“Bomber” was to babysit new boy Terry Hurlock ahead of a game in Aberdeen.

Brown was in the bathroom, conversing with Hurlock who suddenly fell silent.

Brown found him sitting, absorbed in what was being shown on TV.

“I can understand you Bomber, and the other boys. But I can only understand every fifth or sixth word up here,” admitted a perplexed Hurlock – as he watched the Gaelic news on Grampian TV …

Monday
Teenager Ruta Meilutyte wins Lithuania’s first-ever Olympic gold in the swimming pool with victory in the 100-metre breaststroke.

It’s almost a British success, given that the 15-year-old attends school and is coached in Plymouth. So no danger then that any TV presenters would be giving it the old “hint-hint, nudge-nudge, wink-wink, say no more” routine when it came to the question of drug-taking.

Unlike if you were from China

Tuesday
A lot of numbers being bandied around today, starting with those attached to the new SPL TV deal with Sky – who will show 30 games per season, plus five involving Rangers.

Does that mean that without the Ibrox club there would have been no deal? Where on the integrity scale does that one register?

The deal is allegedly worth £13 million a season, although £1m of that goes to the SFL clubs, with the rest divided amongst the 12 SPL sides, where points mean pounds.

So the winners come May can expect around £3m. Or should I say Celtic come May can expect around £3m. Somewhat shy of the £32m that Wolves, relegated from the English Premier League, earned last season.

Massive team, massive support, global admirers and a long history. Which, on a season-by-season basis, counts for ten times less than England’s most ordinary …

If eyes were diverted away from London, in Scotland at any rate, then they focused on Fir Park where Motherwell were involved in their first-ever UEFA Champions League qualifier.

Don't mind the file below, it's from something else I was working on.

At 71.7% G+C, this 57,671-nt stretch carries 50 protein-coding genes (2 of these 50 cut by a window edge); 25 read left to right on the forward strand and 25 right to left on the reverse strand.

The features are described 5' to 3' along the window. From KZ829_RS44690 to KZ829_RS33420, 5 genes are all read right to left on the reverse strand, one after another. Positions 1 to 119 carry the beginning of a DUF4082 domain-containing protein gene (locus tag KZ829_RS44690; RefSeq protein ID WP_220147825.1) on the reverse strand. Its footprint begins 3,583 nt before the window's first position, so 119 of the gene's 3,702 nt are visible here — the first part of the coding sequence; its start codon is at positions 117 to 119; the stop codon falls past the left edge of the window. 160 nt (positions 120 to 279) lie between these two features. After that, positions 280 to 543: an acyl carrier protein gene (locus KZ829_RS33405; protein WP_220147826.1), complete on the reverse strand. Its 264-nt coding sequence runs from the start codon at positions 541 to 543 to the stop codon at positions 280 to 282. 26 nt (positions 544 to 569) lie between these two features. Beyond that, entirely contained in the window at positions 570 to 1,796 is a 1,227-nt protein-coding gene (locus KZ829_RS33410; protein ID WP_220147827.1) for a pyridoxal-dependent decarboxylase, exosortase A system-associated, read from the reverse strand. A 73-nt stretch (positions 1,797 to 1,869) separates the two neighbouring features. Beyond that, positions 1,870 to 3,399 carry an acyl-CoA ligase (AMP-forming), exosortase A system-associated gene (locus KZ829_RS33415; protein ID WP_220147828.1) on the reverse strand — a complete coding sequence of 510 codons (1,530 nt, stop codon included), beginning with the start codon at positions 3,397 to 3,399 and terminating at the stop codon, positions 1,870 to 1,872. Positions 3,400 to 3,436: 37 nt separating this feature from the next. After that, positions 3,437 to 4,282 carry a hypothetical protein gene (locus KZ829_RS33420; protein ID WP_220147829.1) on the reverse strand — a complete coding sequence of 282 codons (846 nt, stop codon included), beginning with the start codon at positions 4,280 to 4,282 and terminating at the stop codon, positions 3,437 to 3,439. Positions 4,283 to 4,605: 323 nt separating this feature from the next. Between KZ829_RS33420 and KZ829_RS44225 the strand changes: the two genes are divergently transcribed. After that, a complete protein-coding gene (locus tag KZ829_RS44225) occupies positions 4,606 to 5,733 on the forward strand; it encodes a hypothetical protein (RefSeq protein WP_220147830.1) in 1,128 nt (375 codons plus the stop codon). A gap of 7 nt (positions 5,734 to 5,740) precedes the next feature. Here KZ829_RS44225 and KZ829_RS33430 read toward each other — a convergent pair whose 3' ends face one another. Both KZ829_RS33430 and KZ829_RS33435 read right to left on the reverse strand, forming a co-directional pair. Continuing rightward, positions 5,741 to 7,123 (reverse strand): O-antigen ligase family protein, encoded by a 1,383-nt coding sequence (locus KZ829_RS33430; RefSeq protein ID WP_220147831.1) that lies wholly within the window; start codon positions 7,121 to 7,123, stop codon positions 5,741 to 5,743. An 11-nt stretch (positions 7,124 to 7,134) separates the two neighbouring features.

Unfortunately they lost 2–0 to Panathinaikos. But given the importance and significance of the match, the good people of Motherwell and surrounds piled in to watch, all 9,035 of them.

Well, what else would you have expected for arguably the biggest game for the club in yonks, certainly their most important in Europe?

Yet that crowd figure was shy of the number which turned up last season to see Rangers at Fir Park, 9,063 the tally.

Rangers couldn’t possibly be a bigger attraction than such a crucial European tie? Could they?

Wednesday
Scotland hasn’t produced a swimming gold-medallist since David Wilkie in 1976. But Michael Jamieson had the chance to put that right, ironically in the 200m breaststroke, the event Wilkie won in Montreal.

Jamieson’s efforts were broadcast on the stadium big screens ahead of Celtic’s Champions League qualifier against HJK Helsinki.

The Team GB athlete had long held an ambition to perform at Parkhead, although that would have been with ball at feet and in a hooped jersey.

Still, it was good to see Olympic sport being welcomed by the Celtic faithful. However, I like many wondered if they would have stayed “live” with the medal ceremony and the national anthem had Jamieson won.

Now, we’ll never know – just have to keep guessing …

Thursday
Sir Chris Hoy wins again, his fifth Olympic gold medal, a member of the Great Britain sprint team.

“Not bad for an old man,” conceded his dad David, as ever right on hand to see his son’s latest success and furnish the press with a usable quote.

The best quote I ever heard about Chris, though, came during a photoshoot I set up ahead of his kilometre world record bid in Bolivia.

In the middle of an Edinburgh street, Chris stood with his lightweight super-bike above his head.

“Some machine that,” said an aged gentleman passing. “Thanks, it is,” Chris replied.

“Aye, but nothing like the machine holding it up,” added the old bloke. How right he was …

Friday
Katherine Grainger, after three successive silver medals, finally makes it gold, winning the double sculls with Anna Watkins.

A great gold for a great and dedicated sportswoman, and another win for Scotland, Grainger joining Hoy, fellow rower Heather Stanning and Tim Baillie in the C2 canoeing.

So, Scotland look well-placed for Rio in 2016, should independence be gained before then.

Or should someone point out to the saltire-wavers that those proud Scots were part of Union teams in each of their four disciplines?

Tweet Stewart Weir with thoughts and comments.

A non-Augusta albatross Picture: twiddleblat

A non-Augusta albatross Picture: twiddleblat

Saturday
What a performance. What a result. No, not what happened at Rugby Park. What happened at the rugby.

Edinburgh produced the best-ever result (I don’t think anyone could ever say best-ever performance) from a Scottish side in the Heineken Cup, beating four-times winner Toulouse at a busy Murrayfield.